Thomas More “Utopia” ctd.

Some Utopians converted to Christianity and received baptism, the community of good as practised among early Christians especially appeals to them. Since there was no priest among Hythloday’s crew, they could not receive any other sacraments, although they were very eager to. They were even discussing selecting a bishop among themselves, without waiting for a priest to arrive on their shore. (That of course would be highly irregular according to the Catholic creed. In a few years, when the Anglican Church splintered off from the Roman Catholic Church, the question of the apostolic succession, i.e. whether the consecration of Anglican bishops and by extension, all the priests, is still an unbroken line from the times of the apostles, would be one of the most hotly discussed issues between Protestants and Catholics).

Other Utopians let them be, except for the one guy who got too eager and started offending other religions. He was punished with exile because of creating public disturbance. Utopians believe in absolute religious tolerance, because they think that perhaps God is pleased by the multiplicity of religions and that’s why he allows it. Moreover, their approach to religion is “let the best one win”, through example and rational discussion, not through force. (Again, that would not be the position of More himself, who in a few years would support burning heretics). Utopians hold in contempt people who do not believe in eternal life and God’s Providence (so essentially atheists, although the word is apparently too scary for More to write), but they don’t persecute them. They do not give them any public offices because they believe that people who are not scared of hell can’t be trusted, but they let them be, thinking that you just can’t force yourself to believe in something you don’t believe. They don’t let them spread their views, but they are encouraged to discuss them with priests and intellectuals, because they might bring them round.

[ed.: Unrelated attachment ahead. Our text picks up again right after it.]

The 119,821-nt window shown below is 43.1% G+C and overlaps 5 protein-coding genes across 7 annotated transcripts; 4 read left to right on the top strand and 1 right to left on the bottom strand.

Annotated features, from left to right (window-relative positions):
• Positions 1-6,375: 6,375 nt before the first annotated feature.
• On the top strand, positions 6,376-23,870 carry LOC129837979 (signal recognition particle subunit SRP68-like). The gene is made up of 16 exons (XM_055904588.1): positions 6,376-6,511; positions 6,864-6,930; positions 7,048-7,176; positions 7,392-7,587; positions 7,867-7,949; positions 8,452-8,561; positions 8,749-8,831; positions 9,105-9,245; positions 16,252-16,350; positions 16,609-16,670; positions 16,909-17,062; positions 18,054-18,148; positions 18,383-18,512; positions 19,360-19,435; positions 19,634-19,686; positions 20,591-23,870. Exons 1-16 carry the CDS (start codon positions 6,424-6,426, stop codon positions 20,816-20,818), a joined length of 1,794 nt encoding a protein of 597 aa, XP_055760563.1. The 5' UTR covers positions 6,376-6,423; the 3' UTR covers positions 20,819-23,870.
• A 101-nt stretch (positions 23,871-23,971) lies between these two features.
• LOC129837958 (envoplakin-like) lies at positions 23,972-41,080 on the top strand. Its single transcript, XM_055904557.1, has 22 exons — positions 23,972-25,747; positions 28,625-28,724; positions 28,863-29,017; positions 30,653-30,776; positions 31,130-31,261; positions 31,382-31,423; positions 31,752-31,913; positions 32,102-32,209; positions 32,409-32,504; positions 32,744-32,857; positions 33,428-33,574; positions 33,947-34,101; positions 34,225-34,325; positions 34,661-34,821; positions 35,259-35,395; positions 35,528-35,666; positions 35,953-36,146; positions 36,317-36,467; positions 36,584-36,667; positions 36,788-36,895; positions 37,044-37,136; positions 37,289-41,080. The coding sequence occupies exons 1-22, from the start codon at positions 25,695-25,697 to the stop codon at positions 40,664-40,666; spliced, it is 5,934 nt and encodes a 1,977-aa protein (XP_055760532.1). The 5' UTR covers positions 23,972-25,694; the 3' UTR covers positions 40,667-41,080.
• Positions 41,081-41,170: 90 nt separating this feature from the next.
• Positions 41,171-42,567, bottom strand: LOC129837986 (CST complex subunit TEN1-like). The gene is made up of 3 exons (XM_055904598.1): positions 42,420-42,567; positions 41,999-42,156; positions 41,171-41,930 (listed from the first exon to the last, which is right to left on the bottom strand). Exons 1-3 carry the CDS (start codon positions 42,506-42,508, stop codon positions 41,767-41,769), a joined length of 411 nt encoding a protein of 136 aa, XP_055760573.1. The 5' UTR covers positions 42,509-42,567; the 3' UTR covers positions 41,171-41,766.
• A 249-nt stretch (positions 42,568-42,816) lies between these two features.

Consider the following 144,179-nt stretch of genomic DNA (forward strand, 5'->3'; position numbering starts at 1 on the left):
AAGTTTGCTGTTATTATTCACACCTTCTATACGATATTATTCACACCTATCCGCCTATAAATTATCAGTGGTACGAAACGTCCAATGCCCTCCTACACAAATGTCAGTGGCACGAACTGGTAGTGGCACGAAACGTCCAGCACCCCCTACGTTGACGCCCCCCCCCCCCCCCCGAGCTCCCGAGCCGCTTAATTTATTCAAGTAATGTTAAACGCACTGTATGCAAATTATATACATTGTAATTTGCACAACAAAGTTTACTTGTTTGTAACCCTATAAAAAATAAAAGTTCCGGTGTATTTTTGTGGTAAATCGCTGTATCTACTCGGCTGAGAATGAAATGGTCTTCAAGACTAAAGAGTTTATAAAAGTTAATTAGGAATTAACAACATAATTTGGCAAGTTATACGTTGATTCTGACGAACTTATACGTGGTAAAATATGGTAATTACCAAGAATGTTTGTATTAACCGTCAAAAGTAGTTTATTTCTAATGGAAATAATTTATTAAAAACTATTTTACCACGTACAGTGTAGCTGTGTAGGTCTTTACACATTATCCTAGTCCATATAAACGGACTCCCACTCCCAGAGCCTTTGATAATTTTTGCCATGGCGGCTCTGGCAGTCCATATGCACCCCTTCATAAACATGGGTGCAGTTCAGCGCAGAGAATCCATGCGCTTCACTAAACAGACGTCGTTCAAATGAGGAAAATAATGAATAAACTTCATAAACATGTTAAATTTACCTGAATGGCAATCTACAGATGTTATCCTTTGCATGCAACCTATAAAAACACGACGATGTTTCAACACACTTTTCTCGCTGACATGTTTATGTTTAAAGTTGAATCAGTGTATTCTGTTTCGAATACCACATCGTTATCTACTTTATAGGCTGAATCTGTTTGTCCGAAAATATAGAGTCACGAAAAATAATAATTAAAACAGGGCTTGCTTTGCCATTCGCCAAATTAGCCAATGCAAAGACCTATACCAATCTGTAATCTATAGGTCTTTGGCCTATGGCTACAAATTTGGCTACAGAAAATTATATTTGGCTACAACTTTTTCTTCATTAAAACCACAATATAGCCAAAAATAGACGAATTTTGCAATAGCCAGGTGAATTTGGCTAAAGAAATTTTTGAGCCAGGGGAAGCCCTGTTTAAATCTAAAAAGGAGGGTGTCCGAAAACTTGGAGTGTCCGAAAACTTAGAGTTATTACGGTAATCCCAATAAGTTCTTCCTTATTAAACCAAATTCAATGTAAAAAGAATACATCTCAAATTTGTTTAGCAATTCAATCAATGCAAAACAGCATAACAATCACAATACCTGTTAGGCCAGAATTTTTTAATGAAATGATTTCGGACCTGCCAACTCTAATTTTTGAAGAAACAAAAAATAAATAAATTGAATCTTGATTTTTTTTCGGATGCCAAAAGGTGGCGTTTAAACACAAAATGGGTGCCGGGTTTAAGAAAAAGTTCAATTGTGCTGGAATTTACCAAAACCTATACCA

Utopians believe that if people die unwillingly and in fear, it’s because they are scared of the afterlife, and deservedly so. The funerals of such people are melancholy and quiet. But the ones who die calmly, are apparently those who are pretty sure of going to heaven, so they are carried to the cremation place with singing and joy, as they are in a better place now. (Hythloday doesn’t explain the difference between the earth burial and the cremation, and whether they depend on the manner of death.)


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